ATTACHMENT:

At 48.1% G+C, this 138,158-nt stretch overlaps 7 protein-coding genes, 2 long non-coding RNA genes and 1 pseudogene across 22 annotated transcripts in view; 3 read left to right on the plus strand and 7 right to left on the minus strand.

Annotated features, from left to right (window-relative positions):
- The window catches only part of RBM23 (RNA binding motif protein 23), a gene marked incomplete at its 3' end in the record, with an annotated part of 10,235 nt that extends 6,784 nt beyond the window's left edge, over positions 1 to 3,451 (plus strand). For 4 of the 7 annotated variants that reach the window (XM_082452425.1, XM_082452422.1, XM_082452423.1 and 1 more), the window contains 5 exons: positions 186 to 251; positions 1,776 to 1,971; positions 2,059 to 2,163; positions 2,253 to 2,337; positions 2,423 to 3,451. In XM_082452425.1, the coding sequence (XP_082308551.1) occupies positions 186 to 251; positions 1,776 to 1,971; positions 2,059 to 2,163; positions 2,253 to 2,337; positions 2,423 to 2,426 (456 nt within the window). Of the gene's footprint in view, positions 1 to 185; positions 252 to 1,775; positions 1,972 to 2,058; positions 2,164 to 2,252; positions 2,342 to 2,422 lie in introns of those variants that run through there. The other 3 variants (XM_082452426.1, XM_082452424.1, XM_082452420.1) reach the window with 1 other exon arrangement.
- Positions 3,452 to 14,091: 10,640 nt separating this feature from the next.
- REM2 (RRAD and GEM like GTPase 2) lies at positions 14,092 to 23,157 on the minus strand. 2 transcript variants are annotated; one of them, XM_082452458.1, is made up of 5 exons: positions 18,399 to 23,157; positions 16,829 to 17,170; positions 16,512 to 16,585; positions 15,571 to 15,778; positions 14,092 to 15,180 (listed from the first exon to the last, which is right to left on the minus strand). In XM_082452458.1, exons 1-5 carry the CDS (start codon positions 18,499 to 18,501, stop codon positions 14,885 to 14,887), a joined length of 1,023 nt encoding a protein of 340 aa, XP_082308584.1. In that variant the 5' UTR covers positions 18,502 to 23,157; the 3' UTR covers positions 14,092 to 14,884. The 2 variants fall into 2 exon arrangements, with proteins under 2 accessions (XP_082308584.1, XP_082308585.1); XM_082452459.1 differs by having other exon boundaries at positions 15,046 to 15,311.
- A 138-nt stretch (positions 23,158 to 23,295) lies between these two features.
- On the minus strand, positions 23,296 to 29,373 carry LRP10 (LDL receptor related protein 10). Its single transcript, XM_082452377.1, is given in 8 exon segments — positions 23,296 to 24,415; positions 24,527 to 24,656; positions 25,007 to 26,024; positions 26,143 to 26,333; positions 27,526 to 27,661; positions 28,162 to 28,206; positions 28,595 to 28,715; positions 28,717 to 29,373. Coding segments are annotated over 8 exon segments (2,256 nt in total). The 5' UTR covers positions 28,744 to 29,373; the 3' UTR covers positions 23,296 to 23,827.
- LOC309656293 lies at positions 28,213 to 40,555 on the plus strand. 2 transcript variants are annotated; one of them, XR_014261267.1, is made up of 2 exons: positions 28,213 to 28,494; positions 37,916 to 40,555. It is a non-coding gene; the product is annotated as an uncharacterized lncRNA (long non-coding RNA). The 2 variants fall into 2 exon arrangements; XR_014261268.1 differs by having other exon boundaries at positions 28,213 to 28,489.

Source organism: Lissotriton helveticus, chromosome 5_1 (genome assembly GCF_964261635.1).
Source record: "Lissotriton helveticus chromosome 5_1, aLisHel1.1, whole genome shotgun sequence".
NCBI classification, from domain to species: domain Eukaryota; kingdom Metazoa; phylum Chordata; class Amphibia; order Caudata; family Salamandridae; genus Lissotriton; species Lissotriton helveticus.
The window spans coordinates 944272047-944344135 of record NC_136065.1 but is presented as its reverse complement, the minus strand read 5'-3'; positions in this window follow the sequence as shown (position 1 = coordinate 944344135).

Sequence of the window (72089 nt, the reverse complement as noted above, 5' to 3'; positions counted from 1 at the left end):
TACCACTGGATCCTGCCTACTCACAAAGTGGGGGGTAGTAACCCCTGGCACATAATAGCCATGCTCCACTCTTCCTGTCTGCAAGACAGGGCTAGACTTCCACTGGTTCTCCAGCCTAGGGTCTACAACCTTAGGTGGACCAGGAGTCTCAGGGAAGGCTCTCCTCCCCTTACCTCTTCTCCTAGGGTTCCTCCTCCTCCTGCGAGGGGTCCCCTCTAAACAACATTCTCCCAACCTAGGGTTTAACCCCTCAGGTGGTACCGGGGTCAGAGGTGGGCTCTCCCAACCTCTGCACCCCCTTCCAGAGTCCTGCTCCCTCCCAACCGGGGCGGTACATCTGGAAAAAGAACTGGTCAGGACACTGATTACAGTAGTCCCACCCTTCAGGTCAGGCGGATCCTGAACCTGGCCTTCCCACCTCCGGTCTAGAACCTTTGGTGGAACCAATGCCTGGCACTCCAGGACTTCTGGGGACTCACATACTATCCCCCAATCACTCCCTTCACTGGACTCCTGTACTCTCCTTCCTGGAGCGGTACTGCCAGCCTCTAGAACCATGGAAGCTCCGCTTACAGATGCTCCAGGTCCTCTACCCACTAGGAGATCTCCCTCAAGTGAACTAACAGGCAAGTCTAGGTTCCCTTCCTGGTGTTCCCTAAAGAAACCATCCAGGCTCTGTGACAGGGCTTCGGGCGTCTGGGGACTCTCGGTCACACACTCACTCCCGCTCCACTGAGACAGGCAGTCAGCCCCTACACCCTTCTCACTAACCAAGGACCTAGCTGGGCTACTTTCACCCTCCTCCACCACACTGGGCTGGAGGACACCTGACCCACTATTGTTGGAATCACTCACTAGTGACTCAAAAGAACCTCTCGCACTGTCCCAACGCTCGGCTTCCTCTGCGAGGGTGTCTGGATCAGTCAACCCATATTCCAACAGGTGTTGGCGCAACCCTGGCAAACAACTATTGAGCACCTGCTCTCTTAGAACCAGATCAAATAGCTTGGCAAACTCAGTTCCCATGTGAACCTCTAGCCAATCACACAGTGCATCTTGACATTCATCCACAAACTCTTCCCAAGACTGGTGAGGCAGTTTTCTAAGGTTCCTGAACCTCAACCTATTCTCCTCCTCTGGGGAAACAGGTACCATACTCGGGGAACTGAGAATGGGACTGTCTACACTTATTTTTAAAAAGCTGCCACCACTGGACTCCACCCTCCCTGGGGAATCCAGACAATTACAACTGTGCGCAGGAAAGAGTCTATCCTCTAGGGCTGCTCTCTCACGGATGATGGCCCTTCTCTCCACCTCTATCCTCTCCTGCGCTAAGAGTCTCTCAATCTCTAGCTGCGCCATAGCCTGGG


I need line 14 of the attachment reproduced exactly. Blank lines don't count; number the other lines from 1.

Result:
TACCACTGGATCCTGCCTACTCACAAAGTGGGGGGTAGTAACCCCTGGCACATAATAGCCATGCTCCACTCTTCCTGTCTGCAAGACAGGGCTAGACTTCCACTGGTTCTCCAGCCTAGGGTCTACAACCTTAGGTGGACCAGGAGTCTCAGGGAAGGCTCTCCTCCCCTTACCTCTTCTCCTAGGGTTCCTCCTCCTCCTGCGAGGGGTCCCCTCTAAACAACATTCTCCCAACCTAGGGTTTAACCCCTCAGGTGGTACCGGGGTCAGAGGTGGGCTCTCCCAACCTCTGCACCCCCTTCCAGAGTCCTGCTCCCTCCCAACCGGGGCGGTACATCTGGAAAAAGAACTGGTCAGGACACTGATTACAGTAGTCCCACCCTTCAGGTCAGGCGGATCCTGAACCTGGCCTTCCCACCTCCGGTCTAGAACCTTTGGTGGAACCAATGCCTGGCACTCCAGGACTTCTGGGGACTCACATACTATCCCCCAATCACTCCCTTCACTGGACTCCTGTACTCTCCTTCCTGGAGCGGTACTGCCAGCCTCTAGAACCATGGAAGCTCCGCTTACAGATGCTCCAGGTCCTCTACCCACTAGGAGATCTCCCTCAAGTGAACTAACAGGCAAGTCTAGGTTCCCTTCCTGGTGTTCCCTAAAGAAACCATCCAGGCTCTGTGACAGGGCTTCGGGCGTCTGGGGACTCTCGGTCACACACTCACTCCCGCTCCACTGAGACAGGCAGTCAGCCCCTACACCCTTCTCACTAACCAAGGACCTAGCTGGGCTACTTTCACCCTCCTCCACCACACTGGGCTGGAGGACACCTGACCCACTATTGTTGGAATCACTCACTAGTGACTCAAAAGAACCTCTCGCACTGTCCCAACGCTCGGCTTCCTCTGCGAGGGTGTCTGGATCAGTCAACCCATATTCCAACAGGTGTTGGCGCAACCCTGGCAAACAACTATTGAGCACCTGCTCTCTTAGAACCAGATCAAATAGCTTGGCAAACTCAGTTCCCATGTGAACCTCTAGCCAATCACACAGTGCATCTTGACATTCATCCACAAACTCTTCCCAAGACTGGTGAGGCAGTTTTCTAAGGTTCCTGAACCTCAACCTATTCTCCTCCTCTGGGGAAACAGGTACCATACTCGGGGAACTGAGAATGGGACTGTCTACACTTATTTTTAAAAAGCTGCCACCACTGGACTCCACCCTCCCTGGGGAATCCAGACAATTACAACTGTGCGCAGGAAAGAGTCTATCCTCTAGGGCTGCTCTCTCACGGATGATGGCCCTTCTCTCCACCTCTATCCTCTCCTGCGCTAAGAGTCTCTCAATCTCTAGCTGCGCCATAGCCTGGG